Reliability HotWire: eMagazine for the Reliability Professional
Reliability HotWire

Issue 46, December 2004

Tool Tips

* What is the difference between cumulative and instantaneous MTBF?

The cumulative MTBF is the average time-between-failure from the beginning of the test (i.e. t=0) up to time t. The instantaneous MTBF is the average time-between-failure in a given interval, dt. It is easier to understand when considering grouped data. For example, 4 failures are found in the interval 0-100 hours and 2 failures are found in the second interval 100-180 hours. The cumulative MTBF at 180 hours of test time is equal to 180/6 = 30 hours. However, the instantaneous MTBF is equal to 80/2 = 40 hours.

When beta is equal to one, the system's MTBF is not changing over time; therefore, the cumulative MTBF equals the instantaneous MTBF. If beta is greater than one, then the system's MTBF is decreasing over time and the cumulative MTBF is greater than the instantaneous MTBF. If beta is less than one, then the system's MTBF is increasing over time and the cumulative MTBF is less than the instantaneous MTBF.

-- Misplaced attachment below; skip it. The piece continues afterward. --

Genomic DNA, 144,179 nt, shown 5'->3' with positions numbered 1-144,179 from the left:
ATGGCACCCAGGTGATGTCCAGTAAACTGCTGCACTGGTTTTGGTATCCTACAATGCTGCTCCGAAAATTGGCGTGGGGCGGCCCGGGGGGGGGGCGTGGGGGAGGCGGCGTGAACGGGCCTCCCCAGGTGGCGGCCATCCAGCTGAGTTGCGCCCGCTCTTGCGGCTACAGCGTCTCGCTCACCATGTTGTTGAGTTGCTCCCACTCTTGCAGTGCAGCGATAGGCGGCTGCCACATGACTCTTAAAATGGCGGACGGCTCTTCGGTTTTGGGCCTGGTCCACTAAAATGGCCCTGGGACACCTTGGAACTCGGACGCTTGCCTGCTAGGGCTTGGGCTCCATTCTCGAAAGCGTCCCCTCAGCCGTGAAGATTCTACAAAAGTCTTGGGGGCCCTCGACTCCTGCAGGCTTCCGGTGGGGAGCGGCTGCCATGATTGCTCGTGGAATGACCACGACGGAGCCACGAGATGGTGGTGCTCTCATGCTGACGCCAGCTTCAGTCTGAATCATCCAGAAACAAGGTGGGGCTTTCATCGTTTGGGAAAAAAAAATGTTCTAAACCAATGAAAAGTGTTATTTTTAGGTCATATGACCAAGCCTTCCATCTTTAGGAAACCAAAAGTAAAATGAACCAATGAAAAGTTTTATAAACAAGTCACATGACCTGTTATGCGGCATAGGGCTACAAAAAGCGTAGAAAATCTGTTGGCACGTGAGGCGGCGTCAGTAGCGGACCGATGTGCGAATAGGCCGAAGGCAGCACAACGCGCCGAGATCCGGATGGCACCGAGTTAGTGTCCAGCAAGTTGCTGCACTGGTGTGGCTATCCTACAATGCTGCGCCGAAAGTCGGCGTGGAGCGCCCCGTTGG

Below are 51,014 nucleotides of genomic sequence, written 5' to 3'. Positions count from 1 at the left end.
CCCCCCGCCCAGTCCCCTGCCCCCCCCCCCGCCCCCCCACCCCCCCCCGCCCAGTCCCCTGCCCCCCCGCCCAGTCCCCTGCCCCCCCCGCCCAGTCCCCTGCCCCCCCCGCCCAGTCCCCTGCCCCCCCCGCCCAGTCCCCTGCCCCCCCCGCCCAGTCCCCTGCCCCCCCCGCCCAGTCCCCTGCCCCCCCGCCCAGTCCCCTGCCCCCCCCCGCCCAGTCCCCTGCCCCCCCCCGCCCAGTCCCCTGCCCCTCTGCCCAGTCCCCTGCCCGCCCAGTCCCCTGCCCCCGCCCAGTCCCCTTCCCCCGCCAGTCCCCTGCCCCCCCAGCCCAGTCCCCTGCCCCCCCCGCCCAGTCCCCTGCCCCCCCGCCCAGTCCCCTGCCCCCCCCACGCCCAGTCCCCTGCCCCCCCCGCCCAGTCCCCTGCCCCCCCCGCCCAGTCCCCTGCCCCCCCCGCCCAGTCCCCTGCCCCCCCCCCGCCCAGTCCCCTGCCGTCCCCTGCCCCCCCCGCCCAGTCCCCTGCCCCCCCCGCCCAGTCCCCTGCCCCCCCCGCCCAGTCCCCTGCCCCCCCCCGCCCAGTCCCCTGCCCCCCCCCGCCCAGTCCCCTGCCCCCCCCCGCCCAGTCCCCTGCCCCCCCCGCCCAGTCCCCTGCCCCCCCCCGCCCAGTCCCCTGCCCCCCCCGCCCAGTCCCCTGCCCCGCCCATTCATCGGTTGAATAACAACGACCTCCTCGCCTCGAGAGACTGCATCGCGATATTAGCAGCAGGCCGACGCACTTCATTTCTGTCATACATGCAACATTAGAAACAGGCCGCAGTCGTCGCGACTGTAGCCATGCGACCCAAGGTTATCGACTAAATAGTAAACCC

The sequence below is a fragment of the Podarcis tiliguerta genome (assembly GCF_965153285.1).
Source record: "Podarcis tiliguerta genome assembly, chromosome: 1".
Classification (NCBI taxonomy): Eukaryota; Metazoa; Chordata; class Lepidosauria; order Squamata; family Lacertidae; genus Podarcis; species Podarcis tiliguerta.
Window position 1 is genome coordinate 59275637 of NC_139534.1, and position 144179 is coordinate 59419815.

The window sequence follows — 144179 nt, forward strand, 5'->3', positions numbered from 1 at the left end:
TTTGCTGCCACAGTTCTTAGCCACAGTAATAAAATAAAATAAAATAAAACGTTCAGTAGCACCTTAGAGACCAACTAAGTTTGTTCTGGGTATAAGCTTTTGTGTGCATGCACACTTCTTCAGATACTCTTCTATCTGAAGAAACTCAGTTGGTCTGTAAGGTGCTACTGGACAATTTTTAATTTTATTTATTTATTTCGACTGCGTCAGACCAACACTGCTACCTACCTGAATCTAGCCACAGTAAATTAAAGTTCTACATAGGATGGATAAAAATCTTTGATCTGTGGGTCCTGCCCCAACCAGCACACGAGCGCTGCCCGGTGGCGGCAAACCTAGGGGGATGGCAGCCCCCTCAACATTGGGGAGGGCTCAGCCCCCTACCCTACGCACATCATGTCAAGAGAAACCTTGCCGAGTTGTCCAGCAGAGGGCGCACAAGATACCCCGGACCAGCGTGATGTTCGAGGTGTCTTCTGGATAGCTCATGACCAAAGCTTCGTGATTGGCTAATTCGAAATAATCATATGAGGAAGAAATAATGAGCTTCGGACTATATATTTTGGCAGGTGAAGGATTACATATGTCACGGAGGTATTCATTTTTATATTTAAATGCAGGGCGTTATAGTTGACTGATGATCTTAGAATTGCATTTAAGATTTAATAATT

* In regards to life data analysis, what type of analysis can be done when all of the data is suspended?

When the data set contains only suspensions, all you really know is that nothing failed by time T. This can be useful in determining an estimate of the reliability at time T. What may be of particular interest is how you obtain a model (i.e. fit a distribution to the data) for interpolation/extrapolation purposes. Trying to fit a two or three parameter Weibull model is not possible because there are no failures in the data set, and therefore you cannot fit a model that assumes a time varying failure rate. One option is to fit an exponential distribution and assume a constant failure rate. This will provide results; however, extrapolating beyond time T should be done with caution, especially with the constant failure rate assumption. A better option is to utilize a one parameter Weibull distribution. This requires that you assume a value for beta (shape parameter) from past designs, engineering knowledge, etc. Then the value of eta (scale parameter) can be estimated based on the assumed value of beta.

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